And baby is cross when amnsements fail.
If the king be ont of aorts. take eare!
No peace in tbe kingdom anywhere. -
Bnt tell me now. if anv one can.
With hia notions and whims and crotchety
'Twixt the petulant baby and petulant man.
Pleasures and follies and schemes called Brand.
is rnere reallv eerv mncn to enooser ...
x nese tne employment ox neart ana nana.
Through aU the years that fly so fast '
From the infant's crib to the old man's pall.
What are we doing, from first to last.
But pleasing a baby after all?
But a baby still on the bench or throne.
There was once a man so runs this
fairy story by the name of Adam
Crook, and he was a curiosity in his
wav. His neio'hhora nullnrt him "n
odd fish," and he called himself a
most unhappy man.' He had quarrel
ed with everybody and made every
body quarrel with him. In short, . he
had detested all mankind and all man
kind had come at last to detest him. '
His wife was almost beside herself.
and the prospect was that she would
never have another quiet hour so leng
as alt. Adam crook remained in me
flesh. Poor woman! , She had talked
her breath away and cried her eyes dry.
but Mr. Adam Crook continued to scold
and to vex her soul; and he did not for
get to torment the children and make
Time went on, but he grew no better,
and his wife was tempted to take the
children and flee into the desert or be
yond the sea, to get away from him.
But she 'was a good woman, so she
said: "Though Adam Crook should
raise the roof from .the house with his
scolding, I must stay with him," and
she stayed. The years came and went,
and still she stayed, stayed in the din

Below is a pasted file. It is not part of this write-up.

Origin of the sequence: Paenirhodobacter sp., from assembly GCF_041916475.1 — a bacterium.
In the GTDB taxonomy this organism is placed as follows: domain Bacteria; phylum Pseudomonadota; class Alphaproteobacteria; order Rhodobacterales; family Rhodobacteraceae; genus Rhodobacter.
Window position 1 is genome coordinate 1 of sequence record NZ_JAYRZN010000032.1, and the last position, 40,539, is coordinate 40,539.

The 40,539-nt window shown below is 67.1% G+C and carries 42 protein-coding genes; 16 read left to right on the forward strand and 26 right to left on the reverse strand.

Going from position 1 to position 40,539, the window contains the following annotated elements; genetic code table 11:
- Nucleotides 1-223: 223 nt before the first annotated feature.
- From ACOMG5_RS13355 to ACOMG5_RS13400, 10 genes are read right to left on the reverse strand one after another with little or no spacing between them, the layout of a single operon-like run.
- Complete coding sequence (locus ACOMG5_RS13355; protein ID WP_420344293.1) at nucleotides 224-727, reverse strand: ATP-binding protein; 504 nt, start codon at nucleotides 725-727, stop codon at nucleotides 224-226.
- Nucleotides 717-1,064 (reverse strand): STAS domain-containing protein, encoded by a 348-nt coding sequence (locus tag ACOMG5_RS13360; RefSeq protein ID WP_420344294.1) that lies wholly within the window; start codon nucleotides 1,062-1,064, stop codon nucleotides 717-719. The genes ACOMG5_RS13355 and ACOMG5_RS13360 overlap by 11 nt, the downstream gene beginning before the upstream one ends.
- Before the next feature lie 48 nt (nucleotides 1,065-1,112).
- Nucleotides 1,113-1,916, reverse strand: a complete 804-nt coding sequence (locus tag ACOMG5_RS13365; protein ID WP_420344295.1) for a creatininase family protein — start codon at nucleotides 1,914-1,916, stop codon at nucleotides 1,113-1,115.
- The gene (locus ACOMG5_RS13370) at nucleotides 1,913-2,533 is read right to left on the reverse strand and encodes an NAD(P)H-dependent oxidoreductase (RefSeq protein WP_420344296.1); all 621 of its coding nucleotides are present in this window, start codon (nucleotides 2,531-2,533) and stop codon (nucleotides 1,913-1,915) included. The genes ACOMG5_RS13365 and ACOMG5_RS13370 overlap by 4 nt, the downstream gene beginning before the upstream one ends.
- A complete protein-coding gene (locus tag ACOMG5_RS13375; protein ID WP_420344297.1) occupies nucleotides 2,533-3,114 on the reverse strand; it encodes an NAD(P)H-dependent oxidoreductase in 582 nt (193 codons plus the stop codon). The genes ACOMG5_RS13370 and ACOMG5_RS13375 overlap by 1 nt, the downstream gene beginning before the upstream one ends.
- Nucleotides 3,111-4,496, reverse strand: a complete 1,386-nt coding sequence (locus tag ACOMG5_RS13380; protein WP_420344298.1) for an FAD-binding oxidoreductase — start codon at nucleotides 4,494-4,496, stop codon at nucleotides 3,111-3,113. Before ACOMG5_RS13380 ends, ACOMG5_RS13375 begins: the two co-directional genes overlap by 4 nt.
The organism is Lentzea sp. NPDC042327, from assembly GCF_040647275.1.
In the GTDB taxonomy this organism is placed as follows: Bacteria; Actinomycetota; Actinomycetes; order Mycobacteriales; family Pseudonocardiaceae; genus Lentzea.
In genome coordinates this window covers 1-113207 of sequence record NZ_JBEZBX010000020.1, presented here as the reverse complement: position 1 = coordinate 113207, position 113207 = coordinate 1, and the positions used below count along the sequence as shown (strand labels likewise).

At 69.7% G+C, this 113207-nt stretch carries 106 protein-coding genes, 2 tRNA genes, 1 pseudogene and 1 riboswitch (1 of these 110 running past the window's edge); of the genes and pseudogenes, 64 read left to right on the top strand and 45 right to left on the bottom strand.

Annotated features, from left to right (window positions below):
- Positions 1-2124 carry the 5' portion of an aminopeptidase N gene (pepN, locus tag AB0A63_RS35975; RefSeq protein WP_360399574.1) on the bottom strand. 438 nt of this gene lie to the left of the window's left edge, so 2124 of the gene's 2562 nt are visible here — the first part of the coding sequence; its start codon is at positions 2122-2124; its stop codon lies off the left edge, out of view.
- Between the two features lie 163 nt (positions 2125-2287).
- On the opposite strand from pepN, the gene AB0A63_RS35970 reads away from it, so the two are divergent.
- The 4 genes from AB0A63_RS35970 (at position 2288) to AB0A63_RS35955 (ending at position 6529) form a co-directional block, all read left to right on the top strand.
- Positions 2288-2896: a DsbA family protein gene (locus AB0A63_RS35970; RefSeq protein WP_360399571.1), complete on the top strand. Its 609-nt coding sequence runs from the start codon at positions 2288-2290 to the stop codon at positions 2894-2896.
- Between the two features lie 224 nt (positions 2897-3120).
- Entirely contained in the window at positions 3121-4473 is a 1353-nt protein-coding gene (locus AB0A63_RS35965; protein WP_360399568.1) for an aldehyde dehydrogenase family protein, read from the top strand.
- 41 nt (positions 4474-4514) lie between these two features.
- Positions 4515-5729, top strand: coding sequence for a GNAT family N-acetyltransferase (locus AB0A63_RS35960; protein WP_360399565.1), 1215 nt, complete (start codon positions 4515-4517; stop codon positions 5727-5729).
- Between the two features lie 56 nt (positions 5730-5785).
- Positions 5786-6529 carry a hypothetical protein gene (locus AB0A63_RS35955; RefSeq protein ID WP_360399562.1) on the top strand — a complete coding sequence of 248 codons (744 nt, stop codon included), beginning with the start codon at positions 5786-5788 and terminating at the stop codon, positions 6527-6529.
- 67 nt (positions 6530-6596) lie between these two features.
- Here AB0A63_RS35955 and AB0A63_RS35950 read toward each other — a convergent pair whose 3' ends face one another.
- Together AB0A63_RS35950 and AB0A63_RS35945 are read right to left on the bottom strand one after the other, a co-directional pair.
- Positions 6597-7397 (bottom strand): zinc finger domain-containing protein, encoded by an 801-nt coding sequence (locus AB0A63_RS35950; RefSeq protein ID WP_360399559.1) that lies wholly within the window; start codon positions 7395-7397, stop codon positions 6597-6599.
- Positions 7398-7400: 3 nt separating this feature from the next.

that Adam Crook was forever making.
And what did Adam do one day but
declare to his wife Miriam his intention
to retire from the world; not that he
had any thought of going entirely out
side of me planet be lived on, but only
to get as far . away from the haunts of
men as he possibly could.-- . .
ma wife tried to dissuade him, but
all her words were lost on him. '
"Go I will," he said, " and go you
shall. I have good reasons for separa
ting myself from the world. There is
not a living man who is willing to live
in peace with me. Besides, I don't like
any of the ways of tne world. Men
are - continually- ringing' in my ears:
Give! give! give!' - They want money
for churches and school houses and hos
pitals, and even for the poor, who will
not work and support themselves. And
because I will not give and Impoverish
you and the children, they are always
raising a tempest of words about me.
Why, even tbe children me miserable
little wretches throw stones at me
when I tell them that begging is as bad
as stealing, and that I will never give
them another cent. Ah, Miriam, I will
retire from the world." '. ?
" And where will you go?" replied
Miriam, in despair. " Surely, you can
not get away from men, either in this
world or the other.' Live, or die, you
cannot be alone."
Adam Crook smiled and answered:
Do , you see that high hill over
yonder? It seems near, but it is at a
great distance from nere. ine sound
of church bells never reach it. It is far
away from all the noises of this world,
and there we can live in peace."
Miriam had little faith in. Adam's
plan, but as to " live in peace" was
something she desired above all things,
she said no more.
"The house will be a palace," con
tinued Adam, and I will make all the
land about us like fairy land, for greedy
hands will never be stretched out for
our substance. All our riches of silver
and gold we shall have for. ourselves
and we will make the hill a garden of
A sigh was me only, answer mas
Adam received, and he was at once in
Whatr he exclaimed. " Sigh over
such a prospect as that woman! Can a
paradise fail to delight your way.
fountains will sparkle and dash and lit